Posted: 05 May. 2019 3 min. read

Capital & Funding - 1H-19 Major Bank Results

The four major banks either meet, or are on track to meet the ‘unquestionably strong’ CET1 target of 10.5% by January 2020.

major banks - 1H 2019 results

As the RBA’s latest Financial Stability Review, noted: ‘In the decade since the onset of the financial crisis, significant changes in regulations and in financial institutions’ own policies and practices have made them more resilient. Banks now have much higher levels of capital, more liquid assets and more stable funding structures’. Stress tests of the banks indicate that they have sufficient capital to withstand double-digit unemployment rates and housing price falls exceeding 30 per cent”[i]

However, the new RBNZ capital proposals, large scale remediation programs, weaker capital generation from retail banking operations, large notable one-off expenses and the broader macro headwinds are proving challenging. NAB, for example has reduced its interim dividend from 99 cents per share to 83 cents per share and have declared a dividend reinvestment plan to raise an additional $1.8bn, to enable the bank to meet APRA’s ‘unquestionably strong’ capital benchmark of 10.5% and prepare for potential higher RBNZ capital requirements.

Total Risk-Weighted Assets (RWA) barely changed overall since the last reporting period.  NAB showed an increase to Operational Risk RWA, offset by a reduction in IRRBB RWA, while CBA managed to decrease RWA’s overall by reducing credit and market risk exposure (traded and IRRBB) in the Institutional and Markets business. WBC’s RWA’s decreased with a significant $6bn reduction in IRRBB RWA, the main driver.

Funding:

Total deposit funding increased only marginally, in line with slower lending growth.  NAB and CBA grew their liability base mostly with increases in deposits, while ANZ and WBC relied more on wholesale funding.

Retail and corporate customer deposits comprise about 60% of total funding for the banks. Given the recent low inflation outcome, and a slight uptick in the unemployment numbers, the market expectations of an interest rate cut from the RBA has evolved over the last few weeks[ii].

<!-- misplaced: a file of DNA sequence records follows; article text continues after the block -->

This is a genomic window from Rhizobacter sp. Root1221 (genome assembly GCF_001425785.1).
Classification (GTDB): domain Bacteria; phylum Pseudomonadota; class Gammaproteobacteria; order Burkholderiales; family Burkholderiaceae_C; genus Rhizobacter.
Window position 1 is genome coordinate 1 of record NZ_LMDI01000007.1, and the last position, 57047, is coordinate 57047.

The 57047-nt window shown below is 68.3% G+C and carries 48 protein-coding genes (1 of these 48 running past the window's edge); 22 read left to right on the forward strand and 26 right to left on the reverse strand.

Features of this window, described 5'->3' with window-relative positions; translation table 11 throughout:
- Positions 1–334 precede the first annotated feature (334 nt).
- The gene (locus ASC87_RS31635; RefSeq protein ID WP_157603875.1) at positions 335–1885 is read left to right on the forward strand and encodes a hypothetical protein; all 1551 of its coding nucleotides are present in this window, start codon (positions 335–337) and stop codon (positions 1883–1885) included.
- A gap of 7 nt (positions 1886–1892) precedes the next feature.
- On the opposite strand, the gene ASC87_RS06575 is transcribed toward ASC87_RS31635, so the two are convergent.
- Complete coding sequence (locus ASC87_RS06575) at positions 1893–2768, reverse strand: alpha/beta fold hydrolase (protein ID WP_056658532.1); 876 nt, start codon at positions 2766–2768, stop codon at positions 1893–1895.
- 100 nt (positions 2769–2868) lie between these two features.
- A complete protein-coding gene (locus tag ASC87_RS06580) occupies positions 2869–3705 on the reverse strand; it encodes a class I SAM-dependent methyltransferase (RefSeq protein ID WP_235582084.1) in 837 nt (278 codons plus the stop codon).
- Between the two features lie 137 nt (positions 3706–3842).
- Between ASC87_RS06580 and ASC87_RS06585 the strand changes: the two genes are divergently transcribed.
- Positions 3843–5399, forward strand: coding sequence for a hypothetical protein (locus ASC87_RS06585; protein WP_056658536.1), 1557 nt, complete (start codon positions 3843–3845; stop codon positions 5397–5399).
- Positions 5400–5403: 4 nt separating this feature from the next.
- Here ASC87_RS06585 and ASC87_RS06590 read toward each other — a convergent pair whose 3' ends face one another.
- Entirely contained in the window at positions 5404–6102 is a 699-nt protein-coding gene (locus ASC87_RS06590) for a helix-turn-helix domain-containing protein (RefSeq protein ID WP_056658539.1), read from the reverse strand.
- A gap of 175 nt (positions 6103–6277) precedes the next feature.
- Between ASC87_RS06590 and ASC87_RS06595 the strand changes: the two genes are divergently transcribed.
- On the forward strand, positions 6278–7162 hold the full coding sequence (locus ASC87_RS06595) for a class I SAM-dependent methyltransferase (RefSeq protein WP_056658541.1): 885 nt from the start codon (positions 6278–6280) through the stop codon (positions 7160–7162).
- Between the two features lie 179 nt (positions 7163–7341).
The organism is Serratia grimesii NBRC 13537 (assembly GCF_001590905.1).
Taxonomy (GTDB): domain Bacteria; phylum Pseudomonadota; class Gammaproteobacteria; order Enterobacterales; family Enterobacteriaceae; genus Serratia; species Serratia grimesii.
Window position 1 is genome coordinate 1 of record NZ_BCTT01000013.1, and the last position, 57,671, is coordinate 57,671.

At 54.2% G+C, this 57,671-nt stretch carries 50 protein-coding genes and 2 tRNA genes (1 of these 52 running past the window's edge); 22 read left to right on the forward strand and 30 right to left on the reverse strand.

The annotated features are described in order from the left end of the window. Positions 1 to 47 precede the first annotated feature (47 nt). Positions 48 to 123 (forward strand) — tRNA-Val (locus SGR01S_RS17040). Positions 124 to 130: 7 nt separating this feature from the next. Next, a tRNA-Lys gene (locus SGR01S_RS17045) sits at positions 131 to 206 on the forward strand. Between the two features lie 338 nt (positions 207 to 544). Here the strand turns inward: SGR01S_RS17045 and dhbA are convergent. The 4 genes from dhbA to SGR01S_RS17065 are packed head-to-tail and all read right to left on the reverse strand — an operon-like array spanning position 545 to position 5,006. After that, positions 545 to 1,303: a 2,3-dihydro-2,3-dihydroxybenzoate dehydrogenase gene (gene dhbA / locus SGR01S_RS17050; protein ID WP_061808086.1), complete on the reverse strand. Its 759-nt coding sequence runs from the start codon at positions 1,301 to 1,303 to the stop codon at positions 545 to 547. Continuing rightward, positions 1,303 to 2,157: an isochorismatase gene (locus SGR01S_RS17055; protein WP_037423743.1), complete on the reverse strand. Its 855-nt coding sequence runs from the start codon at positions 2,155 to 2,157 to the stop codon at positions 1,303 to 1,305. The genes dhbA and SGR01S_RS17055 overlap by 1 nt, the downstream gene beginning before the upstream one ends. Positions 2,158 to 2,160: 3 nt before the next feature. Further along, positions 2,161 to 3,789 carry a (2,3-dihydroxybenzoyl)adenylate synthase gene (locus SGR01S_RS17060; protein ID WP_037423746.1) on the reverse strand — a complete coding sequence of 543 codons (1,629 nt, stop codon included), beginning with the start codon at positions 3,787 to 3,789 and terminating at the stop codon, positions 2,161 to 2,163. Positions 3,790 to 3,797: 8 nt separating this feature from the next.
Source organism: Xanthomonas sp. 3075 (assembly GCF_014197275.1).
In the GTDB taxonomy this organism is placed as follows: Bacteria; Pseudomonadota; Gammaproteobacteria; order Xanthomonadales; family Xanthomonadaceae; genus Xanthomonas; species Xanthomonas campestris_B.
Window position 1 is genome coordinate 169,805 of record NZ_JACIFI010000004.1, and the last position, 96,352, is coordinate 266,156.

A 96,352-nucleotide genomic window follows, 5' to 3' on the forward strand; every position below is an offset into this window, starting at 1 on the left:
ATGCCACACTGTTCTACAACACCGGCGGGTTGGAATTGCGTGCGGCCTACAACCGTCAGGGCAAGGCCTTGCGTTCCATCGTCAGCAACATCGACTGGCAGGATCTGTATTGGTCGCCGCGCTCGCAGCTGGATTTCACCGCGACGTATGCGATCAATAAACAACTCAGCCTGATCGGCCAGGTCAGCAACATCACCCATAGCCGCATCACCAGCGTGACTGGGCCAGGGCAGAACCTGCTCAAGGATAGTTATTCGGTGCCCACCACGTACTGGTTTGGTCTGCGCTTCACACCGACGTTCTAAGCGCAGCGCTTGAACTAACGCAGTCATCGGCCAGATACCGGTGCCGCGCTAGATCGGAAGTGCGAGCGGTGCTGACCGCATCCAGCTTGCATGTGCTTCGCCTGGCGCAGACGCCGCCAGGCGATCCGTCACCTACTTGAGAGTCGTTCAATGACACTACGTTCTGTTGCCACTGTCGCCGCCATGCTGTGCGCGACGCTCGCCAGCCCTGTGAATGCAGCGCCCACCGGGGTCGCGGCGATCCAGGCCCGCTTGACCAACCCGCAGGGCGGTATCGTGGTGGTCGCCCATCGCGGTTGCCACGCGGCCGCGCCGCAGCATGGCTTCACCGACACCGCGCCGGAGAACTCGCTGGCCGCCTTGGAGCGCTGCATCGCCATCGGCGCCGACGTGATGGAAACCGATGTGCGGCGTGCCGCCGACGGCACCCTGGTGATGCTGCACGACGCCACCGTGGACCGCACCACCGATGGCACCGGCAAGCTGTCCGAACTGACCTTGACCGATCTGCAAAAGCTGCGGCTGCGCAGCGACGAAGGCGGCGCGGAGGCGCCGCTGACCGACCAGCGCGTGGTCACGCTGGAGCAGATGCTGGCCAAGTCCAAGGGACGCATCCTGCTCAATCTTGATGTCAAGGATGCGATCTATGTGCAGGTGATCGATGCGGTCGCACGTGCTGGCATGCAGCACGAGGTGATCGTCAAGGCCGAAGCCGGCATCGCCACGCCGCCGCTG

If the RBA cuts interest rates this year, the four majors would be under political and community pressure to pass on the reduced interest rates to their lending customers. At the same time it will be difficult to offset that with reduced interest rates on deposits given the facts that rates on certain deposits are already at or near zero and pricing competition on term deposits.  This could hamper the funding flow from retail deposits as well as result in further reduction in NIM. 

On top of this, the banks estimate future funding requirements under APRA’s new Loss Absorbing Capacity (TLAC) rules will be in the order of $60-80bn collectively.  As APRA is proposing Tier 2 as the primary instrument this will result in a significant increase in funding costs.  The rules are proposed to apply from 2023.     

Key Questions

Questions CFOs and business units should be asking include:

1.  Do we understand the impact that capital and funding (e.g. TLAC) regulatory changes will have on our business and strategy?

2.  Do we understand how sensitive profitability is to changes in funding costs, interest rates and competitive pressures on asset and deposit re-pricing?

3.  Have we communicated this to business units?

 

For more on the Australian Major Bank Results click here.

 

[i] Reserve Bank of Australia, Financial Stability Review, April 2019 – page 3. Refer https://www.rba.gov.au/publications/fsr/2019/apr/pdf/financial-stability-review-2019-04.pdf

[ii] ASX – RBA rate indicator – May 2019 -https://www.asx.com.au/prices/targetratetracker.htm

More about the authors

Steven Cunico

Steven Cunico

Partner, Audit & Assurance

Steven is the lead Partner in Deloitte’s Treasury Advisory practice. Steven has over 18 years’ experience in Australia and the UK auditing and advising financial institutions and large corporates on financial risk and finance matters, including financial instruments accounting, in particular IAS 39 and IFRS 9, financial instruments valuations and impairment. Steven leads a national team of 60 professionals with deep experience in financial risk matters including credit risk, market risk and liquidity risk. The team also consists of experts in banking regulations specific to market, credit and liquidity risk as well as regulatory capital. The team also consists of experts in quantitative finance and financial product valuations, modelling and pricing.